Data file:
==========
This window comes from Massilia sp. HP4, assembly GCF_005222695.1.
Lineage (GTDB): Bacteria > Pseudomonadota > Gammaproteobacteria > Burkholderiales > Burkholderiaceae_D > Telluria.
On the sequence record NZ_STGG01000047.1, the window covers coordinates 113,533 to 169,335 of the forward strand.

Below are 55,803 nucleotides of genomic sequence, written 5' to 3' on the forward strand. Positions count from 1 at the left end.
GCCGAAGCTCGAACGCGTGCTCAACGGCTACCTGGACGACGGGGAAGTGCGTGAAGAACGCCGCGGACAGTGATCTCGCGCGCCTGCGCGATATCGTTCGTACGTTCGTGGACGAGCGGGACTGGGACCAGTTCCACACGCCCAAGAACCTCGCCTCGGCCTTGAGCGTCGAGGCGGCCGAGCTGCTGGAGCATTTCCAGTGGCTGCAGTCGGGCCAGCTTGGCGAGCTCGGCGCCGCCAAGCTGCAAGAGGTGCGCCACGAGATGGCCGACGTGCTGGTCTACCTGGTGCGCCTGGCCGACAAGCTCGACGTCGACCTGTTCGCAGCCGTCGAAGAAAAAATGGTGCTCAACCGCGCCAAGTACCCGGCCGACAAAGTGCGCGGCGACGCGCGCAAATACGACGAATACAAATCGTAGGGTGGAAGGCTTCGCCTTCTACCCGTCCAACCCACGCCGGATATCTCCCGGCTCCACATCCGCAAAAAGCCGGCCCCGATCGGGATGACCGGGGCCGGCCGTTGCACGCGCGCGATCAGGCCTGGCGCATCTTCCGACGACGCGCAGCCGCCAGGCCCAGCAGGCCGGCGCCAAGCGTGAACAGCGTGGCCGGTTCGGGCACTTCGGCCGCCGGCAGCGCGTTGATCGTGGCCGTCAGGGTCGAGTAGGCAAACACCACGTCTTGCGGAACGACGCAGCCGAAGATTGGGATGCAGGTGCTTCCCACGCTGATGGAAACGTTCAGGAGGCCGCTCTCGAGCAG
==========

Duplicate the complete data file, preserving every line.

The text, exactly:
This window comes from Massilia sp. HP4, assembly GCF_005222695.1.
Lineage (GTDB): Bacteria > Pseudomonadota > Gammaproteobacteria > Burkholderiales > Burkholderiaceae_D > Telluria.
On the sequence record NZ_STGG01000047.1, the window covers coordinates 113,533 to 169,335 of the forward strand.

Below are 55,803 nucleotides of genomic sequence, written 5' to 3' on the forward strand. Positions count from 1 at the left end.
GCCGAAGCTCGAACGCGTGCTCAACGGCTACCTGGACGACGGGGAAGTGCGTGAAGAACGCCGCGGACAGTGATCTCGCGCGCCTGCGCGATATCGTTCGTACGTTCGTGGACGAGCGGGACTGGGACCAGTTCCACACGCCCAAGAACCTCGCCTCGGCCTTGAGCGTCGAGGCGGCCGAGCTGCTGGAGCATTTCCAGTGGCTGCAGTCGGGCCAGCTTGGCGAGCTCGGCGCCGCCAAGCTGCAAGAGGTGCGCCACGAGATGGCCGACGTGCTGGTCTACCTGGTGCGCCTGGCCGACAAGCTCGACGTCGACCTGTTCGCAGCCGTCGAAGAAAAAATGGTGCTCAACCGCGCCAAGTACCCGGCCGACAAAGTGCGCGGCGACGCGCGCAAATACGACGAATACAAATCGTAGGGTGGAAGGCTTCGCCTTCTACCCGTCCAACCCACGCCGGATATCTCCCGGCTCCACATCCGCAAAAAGCCGGCCCCGATCGGGATGACCGGGGCCGGCCGTTGCACGCGCGCGATCAGGCCTGGCGCATCTTCCGACGACGCGCAGCCGCCAGGCCCAGCAGGCCGGCGCCAAGCGTGAACAGCGTGGCCGGTTCGGGCACTTCGGCCGCCGGCAGCGCGTTGATCGTGGCCGTCAGGGTCGAGTAGGCAAACACCACGTCTTGCGGAACGACGCAGCCGAAGATTGGGATGCAGGTGCTTCCCACGCTGATGGAAACGTTCAGGAGGCCGCTCTCGAGCAG